The rescued animals are now in an emergency holding facility in nearby Edmonton, Alberta. They are receiving care and “mounds of kibble”, much of it donated by animal lovers and non-profits like The Pack Project. They will remain there until healthy enough to return to their owners.
But tragically, not all owners will have the means to keep their beloved pets. Already, “some displaced families have decided that caring for a pet is too overwhelming during such a traumatic time”. In the words of Miranda Jordan-Smith, CEO of the Edmonton Humane Society, “We have had some animals surrendered from evacuees. It’s disheartening, but when people don’t have a home, they will do this.”
This will likely increase the stress on the city’s animal care unit. With space for 60 cats and 60 dogs, the unit is already at maximum capacity. Local shelters have volunteered to house the overflow, but they will surely require additional food, blankets, toys, and other support.
If you’d like to help, please donate to the Alberta SPCA, the Edmonton Humane Society, or The Pack Project. Also, consider completing Op4G surveys for our partners, the Animal House Shelter, Austin Humane Society, and Dell City Humane Society.
Sin City does Good Deed for Dogs
Las Vegas, Nevada, is known for its vices. But on January 6, the Las Vegas City County took a virtuous step for local pets. It approved an ordinance that forbids pet stores from selling dogs from so-called “puppy mills”. Rather, pet stores are only permitted to sell animals from shelters, rescues, or non-profit humane societies (effective 2018).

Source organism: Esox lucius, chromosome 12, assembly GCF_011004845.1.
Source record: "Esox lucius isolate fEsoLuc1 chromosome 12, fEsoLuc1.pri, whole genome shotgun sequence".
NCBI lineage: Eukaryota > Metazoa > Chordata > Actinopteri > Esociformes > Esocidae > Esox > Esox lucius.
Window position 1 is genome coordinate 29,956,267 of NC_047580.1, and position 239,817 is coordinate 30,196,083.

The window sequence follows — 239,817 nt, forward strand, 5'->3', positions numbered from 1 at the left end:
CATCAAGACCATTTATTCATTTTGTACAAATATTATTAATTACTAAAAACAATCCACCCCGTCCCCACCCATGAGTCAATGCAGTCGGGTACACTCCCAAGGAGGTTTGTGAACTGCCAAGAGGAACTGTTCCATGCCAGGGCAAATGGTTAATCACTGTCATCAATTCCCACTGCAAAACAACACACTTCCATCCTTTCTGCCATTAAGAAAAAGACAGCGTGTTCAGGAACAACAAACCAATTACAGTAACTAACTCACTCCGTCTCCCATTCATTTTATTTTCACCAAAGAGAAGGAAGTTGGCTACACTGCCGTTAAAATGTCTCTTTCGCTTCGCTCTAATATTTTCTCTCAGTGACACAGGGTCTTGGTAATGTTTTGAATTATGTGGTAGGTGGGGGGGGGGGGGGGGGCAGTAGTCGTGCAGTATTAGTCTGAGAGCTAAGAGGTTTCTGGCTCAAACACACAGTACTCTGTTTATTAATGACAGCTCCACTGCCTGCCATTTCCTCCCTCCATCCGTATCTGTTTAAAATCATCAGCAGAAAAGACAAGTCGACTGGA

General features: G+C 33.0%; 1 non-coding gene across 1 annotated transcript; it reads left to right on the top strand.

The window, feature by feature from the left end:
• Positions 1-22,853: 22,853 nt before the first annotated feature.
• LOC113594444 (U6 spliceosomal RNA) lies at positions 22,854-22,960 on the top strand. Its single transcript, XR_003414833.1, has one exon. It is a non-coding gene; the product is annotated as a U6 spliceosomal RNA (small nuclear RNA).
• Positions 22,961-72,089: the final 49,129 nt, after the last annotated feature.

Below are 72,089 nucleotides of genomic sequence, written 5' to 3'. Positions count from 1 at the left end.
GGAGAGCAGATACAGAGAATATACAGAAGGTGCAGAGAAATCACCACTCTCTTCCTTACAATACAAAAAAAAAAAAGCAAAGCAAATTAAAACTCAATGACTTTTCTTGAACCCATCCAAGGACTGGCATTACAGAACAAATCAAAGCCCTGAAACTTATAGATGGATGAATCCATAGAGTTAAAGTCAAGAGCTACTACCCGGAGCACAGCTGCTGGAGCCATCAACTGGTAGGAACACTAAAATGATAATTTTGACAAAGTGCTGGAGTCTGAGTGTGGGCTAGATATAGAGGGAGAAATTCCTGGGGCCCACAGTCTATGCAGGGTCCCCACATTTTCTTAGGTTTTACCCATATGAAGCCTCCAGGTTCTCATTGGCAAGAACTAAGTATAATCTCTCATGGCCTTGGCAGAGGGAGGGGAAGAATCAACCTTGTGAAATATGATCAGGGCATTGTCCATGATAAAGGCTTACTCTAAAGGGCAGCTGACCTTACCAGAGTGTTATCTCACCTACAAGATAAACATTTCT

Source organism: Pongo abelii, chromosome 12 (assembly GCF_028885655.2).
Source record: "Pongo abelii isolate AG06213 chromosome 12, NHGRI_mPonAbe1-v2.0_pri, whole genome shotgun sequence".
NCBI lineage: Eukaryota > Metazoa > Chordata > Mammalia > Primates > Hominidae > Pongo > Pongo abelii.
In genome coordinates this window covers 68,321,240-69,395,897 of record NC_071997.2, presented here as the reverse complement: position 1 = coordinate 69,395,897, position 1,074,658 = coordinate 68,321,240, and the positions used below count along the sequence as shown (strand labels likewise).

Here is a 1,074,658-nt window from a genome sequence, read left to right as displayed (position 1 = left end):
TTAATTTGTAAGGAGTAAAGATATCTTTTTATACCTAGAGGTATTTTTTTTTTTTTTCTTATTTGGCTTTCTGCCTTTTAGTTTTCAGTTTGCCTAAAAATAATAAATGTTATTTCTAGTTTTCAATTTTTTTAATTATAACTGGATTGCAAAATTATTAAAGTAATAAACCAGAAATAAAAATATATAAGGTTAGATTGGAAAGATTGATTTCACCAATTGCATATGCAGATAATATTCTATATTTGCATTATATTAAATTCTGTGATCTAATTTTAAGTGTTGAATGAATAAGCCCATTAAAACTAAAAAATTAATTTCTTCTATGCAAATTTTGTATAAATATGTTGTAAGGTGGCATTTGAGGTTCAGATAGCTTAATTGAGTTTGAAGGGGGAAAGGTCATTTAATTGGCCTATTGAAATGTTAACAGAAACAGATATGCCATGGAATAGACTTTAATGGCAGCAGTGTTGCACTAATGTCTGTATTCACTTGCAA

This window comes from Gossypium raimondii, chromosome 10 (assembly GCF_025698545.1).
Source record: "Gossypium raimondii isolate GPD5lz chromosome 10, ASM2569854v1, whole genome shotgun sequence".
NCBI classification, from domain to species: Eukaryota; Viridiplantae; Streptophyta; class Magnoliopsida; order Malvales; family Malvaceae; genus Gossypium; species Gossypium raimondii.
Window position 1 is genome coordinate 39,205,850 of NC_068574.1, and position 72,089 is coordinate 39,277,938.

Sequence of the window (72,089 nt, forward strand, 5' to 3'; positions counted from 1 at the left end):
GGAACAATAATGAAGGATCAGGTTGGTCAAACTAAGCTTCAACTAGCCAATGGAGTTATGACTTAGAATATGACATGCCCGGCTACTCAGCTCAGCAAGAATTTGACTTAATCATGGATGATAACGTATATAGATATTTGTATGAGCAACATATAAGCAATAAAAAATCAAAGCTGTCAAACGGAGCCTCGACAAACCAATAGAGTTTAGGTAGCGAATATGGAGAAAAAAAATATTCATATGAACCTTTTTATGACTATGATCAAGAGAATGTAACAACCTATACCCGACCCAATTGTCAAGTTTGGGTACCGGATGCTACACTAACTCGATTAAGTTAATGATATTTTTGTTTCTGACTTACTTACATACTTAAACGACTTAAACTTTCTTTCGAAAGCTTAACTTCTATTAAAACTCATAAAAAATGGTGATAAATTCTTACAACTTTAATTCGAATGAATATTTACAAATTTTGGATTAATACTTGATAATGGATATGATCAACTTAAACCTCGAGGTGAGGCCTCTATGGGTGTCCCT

The news has cast a bright light on puppy mills in America. In general, puppy mills are “high-volume, substandard dog-breeding operations, which sell purebred or mixed breed dogs, directly or indirectly to unsuspecting buyers”. They often force dogs to live in small, stacked cages, among filth and excrement. They deny dogs proper care, treatment, and interaction. Moreover, they compel female dogs to breed “at every opportunity, with little to no recovery time between litters”. In other words, puppy mills place profit above the well-being of animals.
The effect on dogs is truly deplorable. To begin, many puppy mill dogs suffer from serious physical health issues. Congenital conditions like epilepsy, heart disease and respiratory disorders are common, as “puppies are bred without proper genetic consideration”. Viruses and parasites spread due to the unsanitary conditions and close living quarters. And breeding females are often “physically depleted to the point that they no longer can reproduce”.
The mental health effects are also enough to make any dog whimper. The separation of puppies from their mothers and siblings—often at just 6 weeks old—deprives the puppies of critical socialization opportunities. As a result, the puppies often develop problem like fear, anxiety, shyness, aggression, and other behavioral issues.
Sadly, those are the “lucky dogs”. After all, puppy mills produce a huge supply of puppies. This supply exceeds the number of loving homes or shelter spots. Thus, every year in the United States, approximately 1.2 million dogs are euthanized.